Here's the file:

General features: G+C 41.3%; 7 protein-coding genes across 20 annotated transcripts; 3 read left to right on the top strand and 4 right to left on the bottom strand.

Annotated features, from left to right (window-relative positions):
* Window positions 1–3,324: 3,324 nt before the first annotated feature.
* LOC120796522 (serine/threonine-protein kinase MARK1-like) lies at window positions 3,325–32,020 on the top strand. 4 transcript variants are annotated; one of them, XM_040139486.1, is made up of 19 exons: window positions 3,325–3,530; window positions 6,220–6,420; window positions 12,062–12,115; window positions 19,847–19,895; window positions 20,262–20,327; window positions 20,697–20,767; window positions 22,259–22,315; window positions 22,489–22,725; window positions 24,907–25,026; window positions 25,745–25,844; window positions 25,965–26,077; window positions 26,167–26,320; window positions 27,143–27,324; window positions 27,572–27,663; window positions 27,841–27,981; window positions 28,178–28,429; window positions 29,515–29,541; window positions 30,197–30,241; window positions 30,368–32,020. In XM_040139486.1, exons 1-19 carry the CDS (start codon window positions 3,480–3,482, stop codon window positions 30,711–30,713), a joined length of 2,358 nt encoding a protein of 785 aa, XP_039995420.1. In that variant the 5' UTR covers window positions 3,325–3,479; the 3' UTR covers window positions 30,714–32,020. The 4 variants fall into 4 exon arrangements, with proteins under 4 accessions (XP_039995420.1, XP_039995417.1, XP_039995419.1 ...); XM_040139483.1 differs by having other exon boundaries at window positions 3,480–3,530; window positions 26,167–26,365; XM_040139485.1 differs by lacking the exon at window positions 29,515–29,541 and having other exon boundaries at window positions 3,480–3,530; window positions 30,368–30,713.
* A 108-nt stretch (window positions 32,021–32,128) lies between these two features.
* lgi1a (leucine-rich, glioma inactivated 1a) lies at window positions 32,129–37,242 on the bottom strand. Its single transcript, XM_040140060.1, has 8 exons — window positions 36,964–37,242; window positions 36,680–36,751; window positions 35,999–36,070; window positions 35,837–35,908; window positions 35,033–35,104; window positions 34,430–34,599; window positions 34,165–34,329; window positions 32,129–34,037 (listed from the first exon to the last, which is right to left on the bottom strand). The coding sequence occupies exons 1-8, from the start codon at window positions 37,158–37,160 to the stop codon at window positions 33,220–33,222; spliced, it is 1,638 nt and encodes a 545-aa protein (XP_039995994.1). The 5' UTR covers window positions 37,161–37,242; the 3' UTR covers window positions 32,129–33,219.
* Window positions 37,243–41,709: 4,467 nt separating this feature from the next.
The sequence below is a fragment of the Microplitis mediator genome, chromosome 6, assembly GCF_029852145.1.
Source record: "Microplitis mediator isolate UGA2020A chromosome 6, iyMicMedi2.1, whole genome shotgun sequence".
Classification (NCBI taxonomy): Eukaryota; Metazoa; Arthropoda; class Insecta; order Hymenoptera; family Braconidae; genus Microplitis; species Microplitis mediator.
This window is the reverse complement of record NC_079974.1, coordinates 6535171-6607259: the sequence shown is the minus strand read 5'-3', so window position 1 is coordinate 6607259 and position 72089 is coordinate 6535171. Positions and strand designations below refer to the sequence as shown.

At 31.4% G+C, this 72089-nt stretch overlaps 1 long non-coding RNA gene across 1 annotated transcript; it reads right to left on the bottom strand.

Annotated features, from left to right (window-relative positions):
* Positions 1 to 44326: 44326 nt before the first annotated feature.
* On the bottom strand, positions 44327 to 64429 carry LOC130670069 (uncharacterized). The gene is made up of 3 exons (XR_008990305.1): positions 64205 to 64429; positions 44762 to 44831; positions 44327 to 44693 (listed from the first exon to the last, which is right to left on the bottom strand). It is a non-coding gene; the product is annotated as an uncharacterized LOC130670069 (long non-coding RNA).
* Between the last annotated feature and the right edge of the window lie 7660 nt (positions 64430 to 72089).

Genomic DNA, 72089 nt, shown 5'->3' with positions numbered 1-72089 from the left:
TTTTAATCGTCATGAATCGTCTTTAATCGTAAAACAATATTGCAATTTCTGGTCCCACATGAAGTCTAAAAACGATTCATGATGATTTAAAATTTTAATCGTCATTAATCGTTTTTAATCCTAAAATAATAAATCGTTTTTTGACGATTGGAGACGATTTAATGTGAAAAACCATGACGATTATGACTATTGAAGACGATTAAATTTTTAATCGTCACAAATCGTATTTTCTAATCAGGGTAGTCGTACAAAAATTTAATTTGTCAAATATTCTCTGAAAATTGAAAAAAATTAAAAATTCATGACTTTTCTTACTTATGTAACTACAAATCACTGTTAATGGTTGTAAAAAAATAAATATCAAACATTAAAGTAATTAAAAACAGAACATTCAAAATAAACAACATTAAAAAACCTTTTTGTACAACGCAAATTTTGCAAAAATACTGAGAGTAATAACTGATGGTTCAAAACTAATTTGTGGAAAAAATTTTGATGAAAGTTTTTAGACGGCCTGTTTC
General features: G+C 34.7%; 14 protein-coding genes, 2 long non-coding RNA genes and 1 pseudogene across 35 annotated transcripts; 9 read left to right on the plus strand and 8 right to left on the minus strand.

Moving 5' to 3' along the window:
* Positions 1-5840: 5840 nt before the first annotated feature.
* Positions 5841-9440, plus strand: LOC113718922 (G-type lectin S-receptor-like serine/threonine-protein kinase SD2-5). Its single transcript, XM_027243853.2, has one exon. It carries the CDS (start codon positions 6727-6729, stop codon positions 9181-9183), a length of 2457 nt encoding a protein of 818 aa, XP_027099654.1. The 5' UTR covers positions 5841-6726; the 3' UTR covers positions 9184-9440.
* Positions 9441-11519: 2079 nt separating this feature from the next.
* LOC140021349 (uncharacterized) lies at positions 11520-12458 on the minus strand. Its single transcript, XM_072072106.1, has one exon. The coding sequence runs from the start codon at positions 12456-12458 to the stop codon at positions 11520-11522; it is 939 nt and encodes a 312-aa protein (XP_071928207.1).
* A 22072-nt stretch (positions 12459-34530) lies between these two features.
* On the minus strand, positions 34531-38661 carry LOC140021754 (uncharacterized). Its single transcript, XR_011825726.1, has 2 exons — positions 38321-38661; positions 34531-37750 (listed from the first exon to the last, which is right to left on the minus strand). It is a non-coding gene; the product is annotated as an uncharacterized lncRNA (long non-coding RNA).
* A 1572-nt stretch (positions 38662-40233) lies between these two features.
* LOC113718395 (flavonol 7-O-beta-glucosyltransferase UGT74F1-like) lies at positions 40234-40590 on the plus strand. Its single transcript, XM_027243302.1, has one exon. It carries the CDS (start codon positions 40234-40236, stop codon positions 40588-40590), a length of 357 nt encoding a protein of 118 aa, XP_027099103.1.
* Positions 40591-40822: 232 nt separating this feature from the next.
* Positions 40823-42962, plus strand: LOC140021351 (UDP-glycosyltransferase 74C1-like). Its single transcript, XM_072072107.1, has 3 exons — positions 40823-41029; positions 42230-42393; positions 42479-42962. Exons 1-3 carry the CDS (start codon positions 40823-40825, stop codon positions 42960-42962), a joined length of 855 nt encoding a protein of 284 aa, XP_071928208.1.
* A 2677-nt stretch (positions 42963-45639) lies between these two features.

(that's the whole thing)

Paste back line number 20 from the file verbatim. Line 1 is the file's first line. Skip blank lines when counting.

Moving 5' to 3' along the window: